I’d love to see sessions that floated a problem and looked for solutions that may or may not be about the tech. Coventry City Council Martin Reeves at the 10 by 10 WM event made a valuable point. At a recent session for chief executives social media wasn’t mentioned once, he said. Don’t be an evangelist. Bring a solution that may just have some tech as part of it.
6. If there’s measurement
Yes, but how do we measure the success? Maybe it’s coming back in six months time to see what people have learned and put into practice. Then working out what the cost of what that would have been if you’d bought it off the shelf. Good luck with calculating that.You’ll need a stack of numbers.
7. Yes, but aren’t we unconferenced out?
Not nearly close. If 150 people want to stage an event to talk museums and hold it in an unconference format that’s fine by me if those 150 get something out of it. The public sector is a broad church. With training budgets vanishing the unconference is a way of sharing knowledge. If a room full of public health people want to get together to crack something that’s fine by me. Or librarians.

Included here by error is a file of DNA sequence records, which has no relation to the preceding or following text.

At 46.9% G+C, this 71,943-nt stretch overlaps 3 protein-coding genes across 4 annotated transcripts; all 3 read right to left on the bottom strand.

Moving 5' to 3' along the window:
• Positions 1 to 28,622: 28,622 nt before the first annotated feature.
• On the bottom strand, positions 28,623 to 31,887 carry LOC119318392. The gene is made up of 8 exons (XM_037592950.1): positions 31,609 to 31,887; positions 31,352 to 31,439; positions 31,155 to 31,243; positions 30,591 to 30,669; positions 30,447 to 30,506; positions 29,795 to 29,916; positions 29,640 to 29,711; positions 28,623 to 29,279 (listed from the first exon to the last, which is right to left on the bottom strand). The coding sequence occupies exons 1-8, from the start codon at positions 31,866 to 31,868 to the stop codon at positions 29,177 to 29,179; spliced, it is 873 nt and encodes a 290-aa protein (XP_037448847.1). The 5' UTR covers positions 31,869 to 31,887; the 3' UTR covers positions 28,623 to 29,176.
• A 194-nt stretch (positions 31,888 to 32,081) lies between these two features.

8. It’s the brewcamps, stupid
For all I love big organised events it’s actually things like brewcamp – and teacamp in London – where I can see the most potential. What’s this? It’s a group of like minded people coming together to drink coffee, eat cake and learn things. At no cost. In a coffee shop. Splintering is the new black.
Crack those eight and you’ve a good chance of helping to create something vibrant and innovative. Best thing is you don’t have to be an organiser to play a big part.
Creative commons credits
Why would normal people go to something like that?
Why stare at banks of geeks staring at laptops coding?
As a spectator sport it fails. Utterly.
But the potential of it is immense.
Because getting several talented people in the same room means better ideas surface.
A room full of geeks will come up with geek ideas.
A room full of the digitally unconnected won’t know where to start.
It’s when you put them both you are beginning to be on the road to a winner.
Although not strictly a hack day, for me this pro-am blend is why something like Local by Social works as an idea. Or CityCamp. Getting real people in the same room as techy people to come up with solutions to problems.